Dan Bach

Rediscovering his passion -- Daniel Bach, a non-traditional student from Batavia, will graduate with a degree in cinema from Southern Illinois University Carbondale’s College of Mass Communication and Media Arts on Saturday, May 14. (Photo by Steve Buhman)

May 10, 2016

Cinema graduate discovers his passion

by Pete Rosenbery

CARBONDALE, Ill. -- Daniel Bach’s path toward earning a degree in cinema took several turns the past few years. He has been a construction worker, a warehouse manager, an engineering student, and he worked for non-profit organizations. Bach even found time to be a third-party online retailer with his own business. 

Along the way, Bach rediscovered his passion for filmmaking, and will earn his bachelor’s degree during Southern Illinois University Carbondale commencement exercises for the College of Mass Communication and Media Arts at 5:30 p.m., Saturday, May 14, at the SIU Arena. 

Bach was one of two SIU Carbondale students last fall named University Innovation Fellows by the National Center for Engineering Pathways to Innovation (Epicenter). The program provides students with tools and knowledge to help increase entrepreneurship, creativity, innovation and design thinking. He spent a week during spring break at Stanford University, honing communication skills and learning more innovative practices that large companies, such as Google, Microsoft and Lucas Films, utilize. 

“It gave me a lot of insight into Silicon Valley,” said Bach, 25, a 2009 Batavia High School graduate. “I wanted to learn about that and gain that experience. That is where most of our technology comes from, and I wanted to know how it works.” 

Bach’s online company, Video Grouch Bag, operates through Amazon, and sells small housewares and other items. Bach said he had $150,000 in sales last year, selling “anything and everything I can get my hands on.” It helped finance his way to his degree. 

After attending the College of DuPage and earning an associate degree in liberal arts from Waubonsee Community College, Bach moved to Bend, Ore., after an invitation by his sister, Mary. He took engineering classes at Oregon State University-Cascades, a branch campus of OSU, but “decided that wasn’t for me.” Bach said he was “always more passionate for filmmaking,” dating back to his childhood and high school. 

While he loved the region and his work as a crew leader with the Heart of Oregon Corps, Bach recalled SIU Carbondale’s reputation for film.  He started at SIU Carbondale in fall 2014.

“I heard when I was in high school that this was THE program to go for film in Illinois,” Bach said. “That’s been my experience here; with the Big Muddy Film Festival and the people who I have gotten to meet through that.” 

Bach is working on a documentary “The Rainmaker’s Garden,” that focuses on Dave Dardis, a local artist and SIU alumnus from Makanda. He is about to complete filming and anticipates it will be about 20 to 25 minutes long. Bach was one of 25 students last year to earn a Research-Enriched Academic Challenge (REACH) Award for the project.  

Jyotsna Kapur, a professor in cinema and photography and Bach’s adviser on the film, said she first came to know Bach in her “Introduction to Film History and Analysis” class, a large lecture-style class. Bach made an impression on her even then, she said.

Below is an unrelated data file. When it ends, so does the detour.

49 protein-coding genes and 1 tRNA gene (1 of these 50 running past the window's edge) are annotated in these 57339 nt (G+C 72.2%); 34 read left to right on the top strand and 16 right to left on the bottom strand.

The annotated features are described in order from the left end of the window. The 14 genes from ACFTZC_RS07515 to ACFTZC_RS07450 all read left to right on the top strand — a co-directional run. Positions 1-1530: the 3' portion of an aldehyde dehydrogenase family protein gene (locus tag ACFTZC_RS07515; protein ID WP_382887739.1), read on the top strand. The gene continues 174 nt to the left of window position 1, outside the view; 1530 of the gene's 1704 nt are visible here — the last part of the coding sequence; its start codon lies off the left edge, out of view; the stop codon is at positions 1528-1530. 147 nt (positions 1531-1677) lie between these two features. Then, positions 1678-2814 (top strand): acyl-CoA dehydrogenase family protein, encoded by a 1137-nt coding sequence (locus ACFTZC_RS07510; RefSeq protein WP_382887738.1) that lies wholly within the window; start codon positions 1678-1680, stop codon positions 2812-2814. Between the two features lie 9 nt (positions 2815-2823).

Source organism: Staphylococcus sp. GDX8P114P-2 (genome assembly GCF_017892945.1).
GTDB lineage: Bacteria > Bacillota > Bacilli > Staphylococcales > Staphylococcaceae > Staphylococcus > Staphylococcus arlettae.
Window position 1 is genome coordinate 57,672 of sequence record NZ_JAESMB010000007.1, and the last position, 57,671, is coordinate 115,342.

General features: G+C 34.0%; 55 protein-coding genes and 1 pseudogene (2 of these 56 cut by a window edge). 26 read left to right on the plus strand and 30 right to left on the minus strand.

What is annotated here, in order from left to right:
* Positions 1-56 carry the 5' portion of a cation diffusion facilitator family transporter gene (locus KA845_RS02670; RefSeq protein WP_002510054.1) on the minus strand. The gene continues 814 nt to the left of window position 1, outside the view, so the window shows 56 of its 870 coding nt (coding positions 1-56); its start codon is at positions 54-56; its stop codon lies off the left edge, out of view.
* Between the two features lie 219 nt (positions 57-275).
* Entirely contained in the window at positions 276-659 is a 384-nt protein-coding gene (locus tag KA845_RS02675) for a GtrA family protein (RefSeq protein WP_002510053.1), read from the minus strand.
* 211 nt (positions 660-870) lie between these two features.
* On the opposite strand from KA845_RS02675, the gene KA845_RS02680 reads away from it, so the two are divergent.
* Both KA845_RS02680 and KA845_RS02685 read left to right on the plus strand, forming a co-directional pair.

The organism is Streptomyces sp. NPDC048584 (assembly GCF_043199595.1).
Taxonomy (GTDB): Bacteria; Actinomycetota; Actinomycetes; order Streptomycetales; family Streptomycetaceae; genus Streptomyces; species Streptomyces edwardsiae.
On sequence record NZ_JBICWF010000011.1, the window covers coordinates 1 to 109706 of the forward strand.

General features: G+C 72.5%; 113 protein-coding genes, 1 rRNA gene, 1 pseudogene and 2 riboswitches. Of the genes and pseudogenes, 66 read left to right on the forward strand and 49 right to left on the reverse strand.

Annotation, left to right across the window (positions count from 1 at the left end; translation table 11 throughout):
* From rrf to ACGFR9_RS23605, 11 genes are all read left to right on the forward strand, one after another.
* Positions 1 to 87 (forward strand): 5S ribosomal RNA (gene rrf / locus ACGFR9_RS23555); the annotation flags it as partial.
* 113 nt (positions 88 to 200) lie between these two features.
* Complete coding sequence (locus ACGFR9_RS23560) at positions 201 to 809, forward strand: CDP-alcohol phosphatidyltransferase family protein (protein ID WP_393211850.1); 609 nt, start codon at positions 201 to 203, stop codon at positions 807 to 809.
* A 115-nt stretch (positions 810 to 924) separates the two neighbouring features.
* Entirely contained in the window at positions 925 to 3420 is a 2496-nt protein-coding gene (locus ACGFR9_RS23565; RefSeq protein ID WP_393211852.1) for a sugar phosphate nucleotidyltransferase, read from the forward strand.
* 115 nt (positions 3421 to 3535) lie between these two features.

“I have found Dan's curiosity and passionate engagement with people and his environment; his openness to questioning assumptions; and seeking a deeper understanding of why we are where we are absolutely invigorating,” she said. 

Kapur said Bach’s documentary on Dardis is both a reflection on as well as part of a process of connecting personal memory to history.  Kapur said as Bach asks Dardis about his art and life, he is “connecting the dots between art, politics, and the 1960s and the present, asking as another generation, what lies ahead?” 

Bach said he likes documentary and narrative films, and plans to pursue a career in filmmaking and acting and continue with his online business while looking for additional opportunities. He began making videos in high school as a way to express himself. 

“Films allow you to be expressive,” he said. “If I have an idea, emotion or something that I find interesting, it’s an outlet to create something and express my own ideas. In construction, when I was a project manager, you have some creative expression but it’s not as direct.” 

Bach said it is important to take advantage of the numerous opportunities available at SIU Carbondale. Through the Big Muddy Film Festival, Bach was able to meet filmmakers and alumni Edgar Barens, a 2014 Academy Award nominee, and Kris Swanberg, whose film, “Unexpected,” premiered at the 2015 Sundance Film Festival. 

Daniel Overturf, a professor in cinema and photography, said Bach financed his own way last summer to participate in an interdisciplinary university program to Scotland. Bach “knows how to take initiative,” Overturf said. 

“Dan Bach is the ultimate solution to not worrying about MAP grants or state funding,” Overturf said. “He wouldn’t relent to such negativism. He just figures out a way to do it. I think in some ways that is why he got more than the average student got out of the trip to Scotland. He wanted to take advantage of every minute possible and knew how hard he worked to get there.”